A side note on fares and federal policy

Deep in the weeds of the MBTA’s fare revenue there was a golden egg

There is another way that the federal government subsidizes transit and that is through the pre-tax deduction for transit fares (and parking at transit lots). While this benefit primarily goes to individuals who work in higher paying jobs whose employers participate in these types of programs, transit agencies benefit as well.  I only know the details at the MBTA, and it is worth exploring the COVID impacts and thinking about what changes are needed.

Before COVID the MBTA’s corporate pass program was the golden egg of fare revenue. People could only sign up for monthly passes on a reoccurring basis and the cost was subsidized by the pre-tax payment and often by employers. This allowed the MBTA to set higher commuter rail pass prices. It also meant that often high income riders bought passes for which they didn’t take the number of trips required to break-even at the sticker price. The MBTA got revenue from passes without having to provide all of the capacity they could have represented.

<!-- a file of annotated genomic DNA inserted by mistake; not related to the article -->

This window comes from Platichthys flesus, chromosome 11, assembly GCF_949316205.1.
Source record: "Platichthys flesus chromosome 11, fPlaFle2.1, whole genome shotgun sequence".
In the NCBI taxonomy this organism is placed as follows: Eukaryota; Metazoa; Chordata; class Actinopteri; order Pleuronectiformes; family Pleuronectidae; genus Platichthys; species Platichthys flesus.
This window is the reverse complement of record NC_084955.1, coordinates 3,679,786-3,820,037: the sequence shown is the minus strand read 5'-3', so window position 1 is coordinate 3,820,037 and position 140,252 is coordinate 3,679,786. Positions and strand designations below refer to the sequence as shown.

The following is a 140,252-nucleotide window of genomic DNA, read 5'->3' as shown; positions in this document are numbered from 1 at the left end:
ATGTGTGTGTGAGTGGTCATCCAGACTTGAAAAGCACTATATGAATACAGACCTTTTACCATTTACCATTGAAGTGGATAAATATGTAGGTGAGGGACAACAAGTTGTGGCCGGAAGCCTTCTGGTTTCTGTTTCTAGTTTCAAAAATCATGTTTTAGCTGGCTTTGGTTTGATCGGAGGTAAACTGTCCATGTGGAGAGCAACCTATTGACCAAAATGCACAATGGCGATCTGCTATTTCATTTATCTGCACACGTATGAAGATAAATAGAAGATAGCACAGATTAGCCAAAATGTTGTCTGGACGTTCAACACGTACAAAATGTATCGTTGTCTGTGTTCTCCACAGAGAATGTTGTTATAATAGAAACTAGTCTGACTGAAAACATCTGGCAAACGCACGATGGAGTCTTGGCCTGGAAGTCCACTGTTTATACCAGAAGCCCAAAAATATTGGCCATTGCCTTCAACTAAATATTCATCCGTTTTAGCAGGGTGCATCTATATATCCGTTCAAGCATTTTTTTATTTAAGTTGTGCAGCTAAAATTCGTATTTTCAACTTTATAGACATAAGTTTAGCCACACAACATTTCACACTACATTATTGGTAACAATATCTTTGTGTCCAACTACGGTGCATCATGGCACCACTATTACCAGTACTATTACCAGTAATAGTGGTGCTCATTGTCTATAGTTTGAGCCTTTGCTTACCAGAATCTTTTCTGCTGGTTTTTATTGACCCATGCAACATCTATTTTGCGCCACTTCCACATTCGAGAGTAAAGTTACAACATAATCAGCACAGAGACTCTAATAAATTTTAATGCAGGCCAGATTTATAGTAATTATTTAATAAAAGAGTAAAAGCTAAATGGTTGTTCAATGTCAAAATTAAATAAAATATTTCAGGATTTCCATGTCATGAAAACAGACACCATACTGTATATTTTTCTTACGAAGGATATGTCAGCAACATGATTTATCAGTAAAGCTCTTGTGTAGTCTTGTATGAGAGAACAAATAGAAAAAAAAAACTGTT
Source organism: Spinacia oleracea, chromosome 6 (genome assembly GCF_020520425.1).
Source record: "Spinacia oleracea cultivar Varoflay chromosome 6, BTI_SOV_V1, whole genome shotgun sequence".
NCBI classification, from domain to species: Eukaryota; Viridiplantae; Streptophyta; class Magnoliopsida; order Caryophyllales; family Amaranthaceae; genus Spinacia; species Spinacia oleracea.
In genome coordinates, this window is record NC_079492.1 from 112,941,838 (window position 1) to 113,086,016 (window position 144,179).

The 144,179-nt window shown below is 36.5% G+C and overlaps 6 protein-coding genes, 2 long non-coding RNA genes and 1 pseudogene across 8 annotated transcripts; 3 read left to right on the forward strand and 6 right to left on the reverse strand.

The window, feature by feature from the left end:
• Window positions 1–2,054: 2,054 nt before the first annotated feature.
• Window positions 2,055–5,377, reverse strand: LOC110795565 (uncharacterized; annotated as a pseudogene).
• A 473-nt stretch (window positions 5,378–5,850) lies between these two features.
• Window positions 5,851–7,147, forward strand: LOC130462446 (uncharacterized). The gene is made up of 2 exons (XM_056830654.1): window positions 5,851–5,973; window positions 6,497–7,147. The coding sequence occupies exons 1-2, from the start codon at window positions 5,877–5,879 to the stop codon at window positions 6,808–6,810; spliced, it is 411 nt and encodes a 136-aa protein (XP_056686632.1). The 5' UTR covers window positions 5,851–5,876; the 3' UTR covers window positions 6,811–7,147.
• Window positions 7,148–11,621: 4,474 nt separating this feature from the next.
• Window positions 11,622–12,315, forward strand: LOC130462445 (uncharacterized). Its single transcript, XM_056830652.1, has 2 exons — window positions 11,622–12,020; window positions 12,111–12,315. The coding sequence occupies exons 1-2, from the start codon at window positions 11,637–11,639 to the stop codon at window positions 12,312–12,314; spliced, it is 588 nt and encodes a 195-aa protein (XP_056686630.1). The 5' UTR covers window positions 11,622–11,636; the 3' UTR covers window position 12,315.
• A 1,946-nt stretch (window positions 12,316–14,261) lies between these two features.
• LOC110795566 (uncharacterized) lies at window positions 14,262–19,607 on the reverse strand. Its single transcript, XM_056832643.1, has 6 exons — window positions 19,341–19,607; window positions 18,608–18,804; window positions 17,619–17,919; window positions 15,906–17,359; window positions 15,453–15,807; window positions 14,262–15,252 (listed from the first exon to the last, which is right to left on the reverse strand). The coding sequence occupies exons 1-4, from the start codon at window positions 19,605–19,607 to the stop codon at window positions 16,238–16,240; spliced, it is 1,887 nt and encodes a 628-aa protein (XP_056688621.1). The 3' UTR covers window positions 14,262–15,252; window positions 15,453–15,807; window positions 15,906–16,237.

This was equity enhancing only because the MBTA has a weekly bus/subway pass that is roughly ¼ of the monthly to maintain pass access for low-income riders not in the corporate program. And because the agency could use the corporate pass revenue to fund service for the bus/subway pass users riding more than the breakeven point. So commuters (really the federal government and employers) were subsidizing everyday riders.

The COVID pandemic likely killed this golden goose for the MBTA. First, many people turned off their transit payroll deductions during the pandemic and will have to be convinced to resign up. And second, it is likely that some continued remote work will make the monthly pass less attractive, even with the pre-tax benefits. It is also possible that large employers will reduce their subsidies for transit (please don’t).

This means even as ridership returns fare revenue could lag behind, thus creating a structural problem if there isn’t a new source of sustainable operating funds.  This new source of funds should also be equity enhancing, not higher fares on the remaining riders.

Clearly the MBTA, and other transit agencies previously reliant on pass revenue, have to rethink their fare structures over the next few years, including different products in their corporate programs (will require technology upgrades). It will also be important to make federal and employer transit benefits more available for lower wage workers in industries where remote work isn’t an option.    

I would be curious to hear from folks with knowledge of other agencies’ fare mix if there are similar or different concerns about how fare revenue will return. Do people have suggestions about how to make sure the federal transit pre-tax policy remains a useful tool for transit agencies?

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